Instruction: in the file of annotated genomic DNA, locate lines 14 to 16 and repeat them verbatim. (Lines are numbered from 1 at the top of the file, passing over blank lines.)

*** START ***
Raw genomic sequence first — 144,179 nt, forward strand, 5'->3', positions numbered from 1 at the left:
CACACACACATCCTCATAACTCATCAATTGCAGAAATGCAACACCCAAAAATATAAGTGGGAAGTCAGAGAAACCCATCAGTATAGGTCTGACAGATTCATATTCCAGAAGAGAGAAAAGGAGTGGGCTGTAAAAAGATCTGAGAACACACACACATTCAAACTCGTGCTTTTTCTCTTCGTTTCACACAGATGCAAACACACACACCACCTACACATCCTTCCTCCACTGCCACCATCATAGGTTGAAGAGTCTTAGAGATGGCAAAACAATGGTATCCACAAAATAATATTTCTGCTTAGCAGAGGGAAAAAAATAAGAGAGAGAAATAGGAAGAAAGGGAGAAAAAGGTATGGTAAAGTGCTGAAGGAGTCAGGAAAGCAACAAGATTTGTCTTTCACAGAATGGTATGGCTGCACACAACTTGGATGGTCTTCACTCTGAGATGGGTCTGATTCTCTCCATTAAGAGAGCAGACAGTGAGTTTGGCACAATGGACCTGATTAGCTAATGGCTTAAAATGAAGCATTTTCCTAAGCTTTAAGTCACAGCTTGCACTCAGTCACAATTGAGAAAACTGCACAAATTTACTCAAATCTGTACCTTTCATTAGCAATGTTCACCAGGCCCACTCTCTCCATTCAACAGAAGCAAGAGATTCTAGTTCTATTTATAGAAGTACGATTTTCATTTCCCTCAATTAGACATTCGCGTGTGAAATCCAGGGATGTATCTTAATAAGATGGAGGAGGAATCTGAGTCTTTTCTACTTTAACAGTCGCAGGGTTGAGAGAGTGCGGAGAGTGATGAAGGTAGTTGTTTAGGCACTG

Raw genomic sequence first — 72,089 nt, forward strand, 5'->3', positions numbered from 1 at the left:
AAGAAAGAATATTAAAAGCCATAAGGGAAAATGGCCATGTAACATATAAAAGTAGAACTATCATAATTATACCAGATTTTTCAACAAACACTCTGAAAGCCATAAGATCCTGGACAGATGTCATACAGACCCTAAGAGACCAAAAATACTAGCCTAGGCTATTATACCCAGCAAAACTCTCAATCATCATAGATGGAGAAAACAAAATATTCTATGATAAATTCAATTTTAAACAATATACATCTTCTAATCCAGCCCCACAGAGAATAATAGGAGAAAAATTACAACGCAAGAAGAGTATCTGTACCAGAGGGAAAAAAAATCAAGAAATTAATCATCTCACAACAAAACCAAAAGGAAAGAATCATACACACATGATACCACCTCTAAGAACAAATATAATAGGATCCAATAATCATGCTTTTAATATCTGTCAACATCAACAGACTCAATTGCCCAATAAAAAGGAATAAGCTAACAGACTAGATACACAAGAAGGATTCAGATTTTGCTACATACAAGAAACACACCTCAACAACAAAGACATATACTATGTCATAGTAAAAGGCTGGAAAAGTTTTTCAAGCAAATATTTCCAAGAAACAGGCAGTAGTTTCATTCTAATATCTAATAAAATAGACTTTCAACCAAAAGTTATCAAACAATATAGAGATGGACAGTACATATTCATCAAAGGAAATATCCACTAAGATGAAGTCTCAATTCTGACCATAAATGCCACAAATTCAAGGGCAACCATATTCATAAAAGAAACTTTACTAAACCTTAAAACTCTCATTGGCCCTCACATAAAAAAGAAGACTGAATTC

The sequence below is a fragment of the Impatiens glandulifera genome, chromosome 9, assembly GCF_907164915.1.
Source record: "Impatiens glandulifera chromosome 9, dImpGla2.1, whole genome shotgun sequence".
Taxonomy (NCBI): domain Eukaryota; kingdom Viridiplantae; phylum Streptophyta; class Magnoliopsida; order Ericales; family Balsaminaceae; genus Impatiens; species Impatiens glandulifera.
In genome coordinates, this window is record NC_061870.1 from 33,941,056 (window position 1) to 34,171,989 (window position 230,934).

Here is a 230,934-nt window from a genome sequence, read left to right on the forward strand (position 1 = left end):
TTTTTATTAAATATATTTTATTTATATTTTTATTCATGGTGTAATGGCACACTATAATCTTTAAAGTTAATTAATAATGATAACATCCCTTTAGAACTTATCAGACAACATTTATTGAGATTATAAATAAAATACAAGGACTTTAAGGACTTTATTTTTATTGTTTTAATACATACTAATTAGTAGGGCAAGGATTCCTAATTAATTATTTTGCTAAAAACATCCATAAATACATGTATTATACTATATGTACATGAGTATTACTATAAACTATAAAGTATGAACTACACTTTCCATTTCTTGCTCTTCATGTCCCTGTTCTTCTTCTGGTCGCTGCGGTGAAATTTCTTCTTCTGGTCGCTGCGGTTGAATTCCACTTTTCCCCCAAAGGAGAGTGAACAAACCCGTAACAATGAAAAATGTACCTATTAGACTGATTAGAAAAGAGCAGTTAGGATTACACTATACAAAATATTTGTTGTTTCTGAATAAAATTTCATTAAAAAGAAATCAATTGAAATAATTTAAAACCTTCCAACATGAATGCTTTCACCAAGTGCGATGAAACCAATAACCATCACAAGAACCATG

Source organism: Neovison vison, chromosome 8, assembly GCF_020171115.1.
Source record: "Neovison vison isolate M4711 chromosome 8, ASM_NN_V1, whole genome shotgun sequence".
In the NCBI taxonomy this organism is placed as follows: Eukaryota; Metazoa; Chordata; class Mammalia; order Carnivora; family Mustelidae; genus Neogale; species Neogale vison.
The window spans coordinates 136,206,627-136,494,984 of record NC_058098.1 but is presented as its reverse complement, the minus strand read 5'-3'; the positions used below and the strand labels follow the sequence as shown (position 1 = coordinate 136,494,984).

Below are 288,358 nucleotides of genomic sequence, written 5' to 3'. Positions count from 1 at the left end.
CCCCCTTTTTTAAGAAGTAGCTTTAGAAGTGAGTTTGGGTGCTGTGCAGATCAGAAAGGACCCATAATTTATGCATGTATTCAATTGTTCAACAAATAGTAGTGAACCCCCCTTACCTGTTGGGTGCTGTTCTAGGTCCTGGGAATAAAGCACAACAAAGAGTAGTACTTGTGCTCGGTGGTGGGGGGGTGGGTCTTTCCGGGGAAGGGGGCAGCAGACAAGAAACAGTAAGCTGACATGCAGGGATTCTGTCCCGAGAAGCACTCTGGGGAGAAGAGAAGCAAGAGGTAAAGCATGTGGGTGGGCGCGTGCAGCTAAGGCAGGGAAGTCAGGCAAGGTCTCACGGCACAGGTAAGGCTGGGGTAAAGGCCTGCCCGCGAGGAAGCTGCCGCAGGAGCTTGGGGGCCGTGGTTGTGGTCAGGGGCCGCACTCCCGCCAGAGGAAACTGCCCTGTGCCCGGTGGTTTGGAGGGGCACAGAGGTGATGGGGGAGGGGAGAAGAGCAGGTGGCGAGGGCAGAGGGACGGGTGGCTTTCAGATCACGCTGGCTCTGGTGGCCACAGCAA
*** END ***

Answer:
The window spans coordinates 136,206,627-136,494,984 of record NC_058098.1 but is presented as its reverse complement, the minus strand read 5'-3'; the positions used below and the strand labels follow the sequence as shown (position 1 = coordinate 136,494,984).

Below are 288,358 nucleotides of genomic sequence, written 5' to 3'. Positions count from 1 at the left end.
CCCCCTTTTTTAAGAAGTAGCTTTAGAAGTGAGTTTGGGTGCTGTGCAGATCAGAAAGGACCCATAATTTATGCATGTATTCAATTGTTCAACAAATAGTAGTGAACCCCCCTTACCTGTTGGGTGCTGTTCTAGGTCCTGGGAATAAAGCACAACAAAGAGTAGTACTTGTGCTCGGTGGTGGGGGGGTGGGTCTTTCCGGGGAAGGGGGCAGCAGACAAGAAACAGTAAGCTGACATGCAGGGATTCTGTCCCGAGAAGCACTCTGGGGAGAAGAGAAGCAAGAGGTAAAGCATGTGGGTGGGCGCGTGCAGCTAAGGCAGGGAAGTCAGGCAAGGTCTCACGGCACAGGTAAGGCTGGGGTAAAGGCCTGCCCGCGAGGAAGCTGCCGCAGGAGCTTGGGGGCCGTGGTTGTGGTCAGGGGCCGCACTCCCGCCAGAGGAAACTGCCCTGTGCCCGGTGGTTTGGAGGGGCACAGAGGTGATGGGGGAGGGGAGAAGAGCAGGTGGCGAGGGCAGAGGGACGGGTGGCTTTCAGATCACGCTGGCTCTGGTGGCCACAGCAA